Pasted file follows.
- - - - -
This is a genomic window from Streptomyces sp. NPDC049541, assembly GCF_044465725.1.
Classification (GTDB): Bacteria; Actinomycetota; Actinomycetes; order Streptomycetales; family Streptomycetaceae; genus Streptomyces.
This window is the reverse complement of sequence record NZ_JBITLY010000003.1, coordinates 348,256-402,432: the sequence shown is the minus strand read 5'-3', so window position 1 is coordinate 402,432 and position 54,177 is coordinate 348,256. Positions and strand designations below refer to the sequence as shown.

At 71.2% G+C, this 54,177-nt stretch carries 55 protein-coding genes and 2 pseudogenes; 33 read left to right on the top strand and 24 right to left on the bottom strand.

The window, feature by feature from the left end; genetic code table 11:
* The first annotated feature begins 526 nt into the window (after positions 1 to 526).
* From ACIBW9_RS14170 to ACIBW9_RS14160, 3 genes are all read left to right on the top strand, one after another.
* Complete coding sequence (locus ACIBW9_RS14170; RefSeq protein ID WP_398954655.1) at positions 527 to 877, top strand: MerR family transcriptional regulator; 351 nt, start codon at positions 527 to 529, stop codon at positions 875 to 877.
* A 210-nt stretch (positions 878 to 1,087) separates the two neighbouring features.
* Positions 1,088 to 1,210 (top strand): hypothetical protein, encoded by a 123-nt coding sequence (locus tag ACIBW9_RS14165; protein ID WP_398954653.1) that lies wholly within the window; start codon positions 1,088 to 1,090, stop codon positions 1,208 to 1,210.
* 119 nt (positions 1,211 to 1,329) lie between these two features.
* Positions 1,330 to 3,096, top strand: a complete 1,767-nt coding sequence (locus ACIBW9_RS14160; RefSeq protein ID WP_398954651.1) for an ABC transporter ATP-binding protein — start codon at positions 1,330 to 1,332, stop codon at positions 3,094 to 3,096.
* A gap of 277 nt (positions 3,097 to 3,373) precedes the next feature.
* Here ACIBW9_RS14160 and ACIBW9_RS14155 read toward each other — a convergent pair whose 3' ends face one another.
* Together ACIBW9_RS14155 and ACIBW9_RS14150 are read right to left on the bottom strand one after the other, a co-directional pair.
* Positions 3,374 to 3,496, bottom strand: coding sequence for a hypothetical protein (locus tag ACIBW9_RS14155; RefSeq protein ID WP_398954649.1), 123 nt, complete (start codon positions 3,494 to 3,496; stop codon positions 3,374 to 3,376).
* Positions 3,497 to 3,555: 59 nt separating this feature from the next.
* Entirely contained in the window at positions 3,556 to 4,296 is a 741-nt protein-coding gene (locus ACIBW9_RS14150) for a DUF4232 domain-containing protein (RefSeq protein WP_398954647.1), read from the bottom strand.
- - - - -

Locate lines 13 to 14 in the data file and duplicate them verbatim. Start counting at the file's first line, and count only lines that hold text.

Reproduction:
* A gap of 277 nt (positions 3,097 to 3,373) precedes the next feature.
* Here ACIBW9_RS14160 and ACIBW9_RS14155 read toward each other — a convergent pair whose 3' ends face one another.